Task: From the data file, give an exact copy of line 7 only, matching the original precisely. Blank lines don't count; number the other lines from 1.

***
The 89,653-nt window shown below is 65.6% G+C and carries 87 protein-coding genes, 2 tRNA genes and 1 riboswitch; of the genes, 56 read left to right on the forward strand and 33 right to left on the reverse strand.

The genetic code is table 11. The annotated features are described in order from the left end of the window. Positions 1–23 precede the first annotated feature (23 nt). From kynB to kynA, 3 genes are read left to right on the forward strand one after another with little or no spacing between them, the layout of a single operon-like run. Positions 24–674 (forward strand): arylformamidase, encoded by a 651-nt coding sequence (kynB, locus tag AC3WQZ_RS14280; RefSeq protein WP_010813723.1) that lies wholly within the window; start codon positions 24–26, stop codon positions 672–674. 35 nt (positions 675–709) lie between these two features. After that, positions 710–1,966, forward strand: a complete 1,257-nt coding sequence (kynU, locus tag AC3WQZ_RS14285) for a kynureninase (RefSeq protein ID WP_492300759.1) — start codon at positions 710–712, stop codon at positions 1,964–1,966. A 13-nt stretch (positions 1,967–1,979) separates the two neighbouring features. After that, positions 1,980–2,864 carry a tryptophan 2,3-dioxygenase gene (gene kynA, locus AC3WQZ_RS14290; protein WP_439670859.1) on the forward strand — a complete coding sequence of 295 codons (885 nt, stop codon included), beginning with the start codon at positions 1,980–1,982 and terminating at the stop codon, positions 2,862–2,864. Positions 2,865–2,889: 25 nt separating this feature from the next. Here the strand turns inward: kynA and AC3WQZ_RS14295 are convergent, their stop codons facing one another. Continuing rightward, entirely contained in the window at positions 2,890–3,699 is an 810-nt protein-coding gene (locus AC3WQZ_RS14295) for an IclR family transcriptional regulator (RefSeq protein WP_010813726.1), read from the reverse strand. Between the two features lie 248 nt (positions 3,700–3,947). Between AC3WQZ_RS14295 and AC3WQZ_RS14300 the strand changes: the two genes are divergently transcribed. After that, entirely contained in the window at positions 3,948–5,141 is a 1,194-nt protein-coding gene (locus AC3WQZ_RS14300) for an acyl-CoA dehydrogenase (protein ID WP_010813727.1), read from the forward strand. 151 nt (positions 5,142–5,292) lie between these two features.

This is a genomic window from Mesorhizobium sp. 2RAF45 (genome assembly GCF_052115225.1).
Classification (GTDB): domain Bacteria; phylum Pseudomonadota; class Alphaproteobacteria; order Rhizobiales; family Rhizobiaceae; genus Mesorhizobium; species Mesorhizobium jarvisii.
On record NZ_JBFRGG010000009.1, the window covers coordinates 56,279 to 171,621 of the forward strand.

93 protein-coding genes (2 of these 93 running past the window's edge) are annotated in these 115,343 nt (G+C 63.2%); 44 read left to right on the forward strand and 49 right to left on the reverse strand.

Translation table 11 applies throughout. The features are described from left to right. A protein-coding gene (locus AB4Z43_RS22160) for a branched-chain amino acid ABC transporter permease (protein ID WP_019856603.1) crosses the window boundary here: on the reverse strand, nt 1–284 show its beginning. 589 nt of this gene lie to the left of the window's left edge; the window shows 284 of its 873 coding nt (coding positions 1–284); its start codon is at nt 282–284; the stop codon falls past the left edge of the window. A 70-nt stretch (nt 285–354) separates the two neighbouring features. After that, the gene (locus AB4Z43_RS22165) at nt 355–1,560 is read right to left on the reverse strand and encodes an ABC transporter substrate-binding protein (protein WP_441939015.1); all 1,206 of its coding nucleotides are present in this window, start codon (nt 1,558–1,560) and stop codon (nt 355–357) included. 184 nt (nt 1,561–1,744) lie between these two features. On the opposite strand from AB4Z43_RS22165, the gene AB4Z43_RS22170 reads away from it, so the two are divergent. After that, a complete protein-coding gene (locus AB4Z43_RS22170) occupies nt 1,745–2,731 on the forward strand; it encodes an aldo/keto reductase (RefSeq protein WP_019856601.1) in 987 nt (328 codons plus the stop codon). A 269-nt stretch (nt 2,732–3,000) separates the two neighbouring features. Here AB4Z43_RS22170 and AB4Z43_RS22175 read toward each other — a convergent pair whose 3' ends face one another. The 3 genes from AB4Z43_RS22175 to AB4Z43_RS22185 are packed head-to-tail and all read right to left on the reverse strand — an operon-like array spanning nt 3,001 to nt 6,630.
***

Translation table 11 applies throughout. The features are described from left to right. A protein-coding gene (locus AB4Z43_RS22160) for a branched-chain amino acid ABC transporter permease (protein ID WP_019856603.1) crosses the window boundary here: on the reverse strand, nt 1–284 show its beginning. 589 nt of this gene lie to the left of the window's left edge; the window shows 284 of its 873 coding nt (coding positions 1–284); its start codon is at nt 282–284; the stop codon falls past the left edge of the window. A 70-nt stretch (nt 285–354) separates the two neighbouring features. After that, the gene (locus AB4Z43_RS22165) at nt 355–1,560 is read right to left on the reverse strand and encodes an ABC transporter substrate-binding protein (protein WP_441939015.1); all 1,206 of its coding nucleotides are present in this window, start codon (nt 1,558–1,560) and stop codon (nt 355–357) included. 184 nt (nt 1,561–1,744) lie between these two features. On the opposite strand from AB4Z43_RS22165, the gene AB4Z43_RS22170 reads away from it, so the two are divergent. After that, a complete protein-coding gene (locus AB4Z43_RS22170) occupies nt 1,745–2,731 on the forward strand; it encodes an aldo/keto reductase (RefSeq protein WP_019856601.1) in 987 nt (328 codons plus the stop codon). A 269-nt stretch (nt 2,732–3,000) separates the two neighbouring features. Here AB4Z43_RS22170 and AB4Z43_RS22175 read toward each other — a convergent pair whose 3' ends face one another. The 3 genes from AB4Z43_RS22175 to AB4Z43_RS22185 are packed head-to-tail and all read right to left on the reverse strand — an operon-like array spanning nt 3,001 to nt 6,630.